Genius Of The Tarot

Vincent Pitisci
Publishing House: 
Createspace Independent Publishing
Average: 10 (1 vote)

Vincent Pitisci is a Tarot cartomancer who lives in Chicago. He reads Tarot since 1969 and professionally since 1992. The Genius Of The Tarot is his first book and the most basic one regarding card meanings. The way I see it, it is a book that has to be read with The Essential Tarot, as they both are the same work from another angle. His books carry his personal style, sense of humor and you think that he is actually teaching you. I have read three of them and they were being read quickly.

In this book, you will find the first 183 pages with card meanings using the RWS Tarot deck. Half of them are pictures of the cards. So, the left page is a picture of the arcanum and the right picture consists of 5 small paragraphs. The description of the card, the traditional meaning, a shift of that meaning, a larger shift of that meaning, and some questions for the reader. The meanings he uses are the absolute essentials. This makes the book beginner's no1 choice, but the progressive shifting of the meanings shows a way to develop further a better understanding of the card meanings if the reader insists on that. On the minor arcana, we see what we expect to see, his own numerological system in action.

The next chapter is the most interesting one. Pitisci doesn't care if other writers avoid writing about the application of the cards, he believes that this is the important part. So, half of the book is full of examples. He writes 3 3-card spreads, 3 4 winds spreads (a rare spread) and 3 celtic cross spreads (his variation). He also explains his variation of the celtic cross, which is interesting for cartomancers of traditional methods like the TdM. Every example is based on his system and book learning the card meanings, not the pictorial intuitive analysis. We read what we expect to read. His readings are also positive and yet, he gives a negative reading too, by combining the cards. The examples are well organized and illustrated and easy to follow. Personally, I don't disagree with his meanings or card combinations and every good cartomancer who wants to read the spreads of another cartomancer will find his examples useful and interesting. At least I did. Vincent doesn't use reversal cards and he tends to see things positively. I disagree with these viewpoints, but we are cool.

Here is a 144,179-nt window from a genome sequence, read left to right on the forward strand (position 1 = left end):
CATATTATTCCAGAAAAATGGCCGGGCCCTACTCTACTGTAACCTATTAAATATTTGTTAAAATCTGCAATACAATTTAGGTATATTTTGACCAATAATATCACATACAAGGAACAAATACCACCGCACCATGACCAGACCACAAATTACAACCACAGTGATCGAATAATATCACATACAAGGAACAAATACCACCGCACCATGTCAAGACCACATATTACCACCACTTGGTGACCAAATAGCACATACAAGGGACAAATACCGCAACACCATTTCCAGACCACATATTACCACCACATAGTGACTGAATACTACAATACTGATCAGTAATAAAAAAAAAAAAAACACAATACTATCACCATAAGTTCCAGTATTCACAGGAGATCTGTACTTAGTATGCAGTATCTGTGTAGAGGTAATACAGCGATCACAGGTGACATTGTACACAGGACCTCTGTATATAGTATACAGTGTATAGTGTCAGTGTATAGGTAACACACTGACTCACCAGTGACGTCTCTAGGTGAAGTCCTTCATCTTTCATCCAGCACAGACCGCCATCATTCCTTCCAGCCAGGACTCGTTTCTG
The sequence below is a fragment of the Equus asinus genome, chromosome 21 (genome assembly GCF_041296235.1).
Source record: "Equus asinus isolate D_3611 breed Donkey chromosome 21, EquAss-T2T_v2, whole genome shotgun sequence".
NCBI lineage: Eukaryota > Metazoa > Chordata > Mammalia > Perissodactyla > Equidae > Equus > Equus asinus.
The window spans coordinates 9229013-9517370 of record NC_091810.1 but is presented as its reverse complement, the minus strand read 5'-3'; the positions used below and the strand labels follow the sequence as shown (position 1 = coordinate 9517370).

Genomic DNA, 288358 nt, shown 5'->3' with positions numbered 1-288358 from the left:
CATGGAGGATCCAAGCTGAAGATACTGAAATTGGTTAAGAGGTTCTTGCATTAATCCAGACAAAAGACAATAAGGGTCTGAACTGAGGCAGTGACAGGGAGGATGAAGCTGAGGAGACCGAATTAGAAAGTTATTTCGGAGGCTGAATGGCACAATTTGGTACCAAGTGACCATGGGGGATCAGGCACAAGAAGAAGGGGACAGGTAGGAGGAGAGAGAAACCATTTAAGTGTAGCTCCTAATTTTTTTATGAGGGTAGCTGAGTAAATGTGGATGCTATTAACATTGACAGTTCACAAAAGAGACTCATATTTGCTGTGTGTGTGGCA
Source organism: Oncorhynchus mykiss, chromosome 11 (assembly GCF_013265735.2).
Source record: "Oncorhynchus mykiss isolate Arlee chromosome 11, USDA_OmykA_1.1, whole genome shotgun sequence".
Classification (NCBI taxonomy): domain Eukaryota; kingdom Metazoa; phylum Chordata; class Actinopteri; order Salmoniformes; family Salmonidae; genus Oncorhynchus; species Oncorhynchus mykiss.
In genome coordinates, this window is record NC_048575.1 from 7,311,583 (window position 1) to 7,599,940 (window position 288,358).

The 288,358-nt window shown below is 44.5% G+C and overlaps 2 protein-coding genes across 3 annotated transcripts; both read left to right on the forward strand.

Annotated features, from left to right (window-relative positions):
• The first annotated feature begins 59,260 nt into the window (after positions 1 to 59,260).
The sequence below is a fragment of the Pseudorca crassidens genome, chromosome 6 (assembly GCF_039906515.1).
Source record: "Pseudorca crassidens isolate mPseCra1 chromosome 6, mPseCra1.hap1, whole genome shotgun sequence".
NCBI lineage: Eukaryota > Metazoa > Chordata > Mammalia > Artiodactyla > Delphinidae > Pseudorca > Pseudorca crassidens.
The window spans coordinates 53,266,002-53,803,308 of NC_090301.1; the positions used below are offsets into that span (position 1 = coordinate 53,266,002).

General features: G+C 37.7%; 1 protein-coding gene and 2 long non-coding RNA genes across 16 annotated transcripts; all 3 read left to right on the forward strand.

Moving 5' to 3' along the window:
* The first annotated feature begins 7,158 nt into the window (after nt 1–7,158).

In the 6th chapter, he connects the card spreads with mind-maps, this psychological field that he likes to read about, and he justifies that they are the same thing. In chapter 7 he does a question to the Hermit card and he gives three answers. This is a great example of intuitive pictorial reading and I believe he should write more examples like this because beginners do not grow their cartomantic abilities easily and they can be helped by such examples of his quirky card meanings. The book ends with 5 conversations with the cards: the Devil, the Empress, Justice, Death, the High Priestess. Another downside of the book is the non-existent lower margin. In some pages, the text goes down to the end of the paper.




Theurgy and Philosophy are two different methods which lead to the union with God.


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